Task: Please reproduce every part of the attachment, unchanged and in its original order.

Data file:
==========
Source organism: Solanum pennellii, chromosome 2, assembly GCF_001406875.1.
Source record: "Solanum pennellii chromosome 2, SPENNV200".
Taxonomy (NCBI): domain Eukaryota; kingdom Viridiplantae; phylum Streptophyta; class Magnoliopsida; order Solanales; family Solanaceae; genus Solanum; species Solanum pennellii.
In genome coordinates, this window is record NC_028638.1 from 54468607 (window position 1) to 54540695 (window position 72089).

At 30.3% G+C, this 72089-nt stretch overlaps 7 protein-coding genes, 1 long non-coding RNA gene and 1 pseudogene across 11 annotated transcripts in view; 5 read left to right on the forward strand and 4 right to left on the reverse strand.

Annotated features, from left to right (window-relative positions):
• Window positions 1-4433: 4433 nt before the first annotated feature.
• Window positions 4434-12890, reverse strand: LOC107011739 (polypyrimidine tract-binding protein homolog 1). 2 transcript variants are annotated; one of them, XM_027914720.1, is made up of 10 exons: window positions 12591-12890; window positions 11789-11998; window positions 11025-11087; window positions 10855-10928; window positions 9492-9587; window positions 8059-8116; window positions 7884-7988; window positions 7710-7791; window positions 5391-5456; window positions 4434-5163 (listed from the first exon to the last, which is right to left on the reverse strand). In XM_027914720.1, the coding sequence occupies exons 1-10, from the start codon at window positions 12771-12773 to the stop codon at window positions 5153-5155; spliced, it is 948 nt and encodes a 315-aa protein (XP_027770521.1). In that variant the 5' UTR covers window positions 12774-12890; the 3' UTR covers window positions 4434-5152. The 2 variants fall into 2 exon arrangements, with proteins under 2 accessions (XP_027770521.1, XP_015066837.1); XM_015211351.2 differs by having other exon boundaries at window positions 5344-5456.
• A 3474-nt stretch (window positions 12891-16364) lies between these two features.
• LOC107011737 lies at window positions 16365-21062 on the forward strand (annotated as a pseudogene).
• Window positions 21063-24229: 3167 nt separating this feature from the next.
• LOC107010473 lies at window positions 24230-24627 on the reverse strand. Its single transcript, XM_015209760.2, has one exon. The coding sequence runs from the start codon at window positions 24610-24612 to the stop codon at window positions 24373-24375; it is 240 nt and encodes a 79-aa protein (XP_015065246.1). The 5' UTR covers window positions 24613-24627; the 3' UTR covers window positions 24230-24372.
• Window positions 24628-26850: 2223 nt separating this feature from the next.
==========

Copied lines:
Source organism: Solanum pennellii, chromosome 2, assembly GCF_001406875.1.
Source record: "Solanum pennellii chromosome 2, SPENNV200".
Taxonomy (NCBI): domain Eukaryota; kingdom Viridiplantae; phylum Streptophyta; class Magnoliopsida; order Solanales; family Solanaceae; genus Solanum; species Solanum pennellii.
In genome coordinates, this window is record NC_028638.1 from 54468607 (window position 1) to 54540695 (window position 72089).

At 30.3% G+C, this 72089-nt stretch overlaps 7 protein-coding genes, 1 long non-coding RNA gene and 1 pseudogene across 11 annotated transcripts in view; 5 read left to right on the forward strand and 4 right to left on the reverse strand.

Annotated features, from left to right (window-relative positions):
• Window positions 1-4433: 4433 nt before the first annotated feature.
• Window positions 4434-12890, reverse strand: LOC107011739 (polypyrimidine tract-binding protein homolog 1). 2 transcript variants are annotated; one of them, XM_027914720.1, is made up of 10 exons: window positions 12591-12890; window positions 11789-11998; window positions 11025-11087; window positions 10855-10928; window positions 9492-9587; window positions 8059-8116; window positions 7884-7988; window positions 7710-7791; window positions 5391-5456; window positions 4434-5163 (listed from the first exon to the last, which is right to left on the reverse strand). In XM_027914720.1, the coding sequence occupies exons 1-10, from the start codon at window positions 12771-12773 to the stop codon at window positions 5153-5155; spliced, it is 948 nt and encodes a 315-aa protein (XP_027770521.1). In that variant the 5' UTR covers window positions 12774-12890; the 3' UTR covers window positions 4434-5152. The 2 variants fall into 2 exon arrangements, with proteins under 2 accessions (XP_027770521.1, XP_015066837.1); XM_015211351.2 differs by having other exon boundaries at window positions 5344-5456.
• A 3474-nt stretch (window positions 12891-16364) lies between these two features.
• LOC107011737 lies at window positions 16365-21062 on the forward strand (annotated as a pseudogene).
• Window positions 21063-24229: 3167 nt separating this feature from the next.
• LOC107010473 lies at window positions 24230-24627 on the reverse strand. Its single transcript, XM_015209760.2, has one exon. The coding sequence runs from the start codon at window positions 24610-24612 to the stop codon at window positions 24373-24375; it is 240 nt and encodes a 79-aa protein (XP_015065246.1). The 5' UTR covers window positions 24613-24627; the 3' UTR covers window positions 24230-24372.
• Window positions 24628-26850: 2223 nt separating this feature from the next.